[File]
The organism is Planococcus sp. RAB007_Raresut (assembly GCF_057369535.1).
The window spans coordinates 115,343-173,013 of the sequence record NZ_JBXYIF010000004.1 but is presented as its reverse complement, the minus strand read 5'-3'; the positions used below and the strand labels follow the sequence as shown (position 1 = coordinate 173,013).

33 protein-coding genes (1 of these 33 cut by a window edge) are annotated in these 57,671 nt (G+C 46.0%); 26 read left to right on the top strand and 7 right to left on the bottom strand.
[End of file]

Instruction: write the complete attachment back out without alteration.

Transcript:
The organism is Planococcus sp. RAB007_Raresut (assembly GCF_057369535.1).
The window spans coordinates 115,343-173,013 of the sequence record NZ_JBXYIF010000004.1 but is presented as its reverse complement, the minus strand read 5'-3'; the positions used below and the strand labels follow the sequence as shown (position 1 = coordinate 173,013).

33 protein-coding genes (1 of these 33 cut by a window edge) are annotated in these 57,671 nt (G+C 46.0%); 26 read left to right on the top strand and 7 right to left on the bottom strand.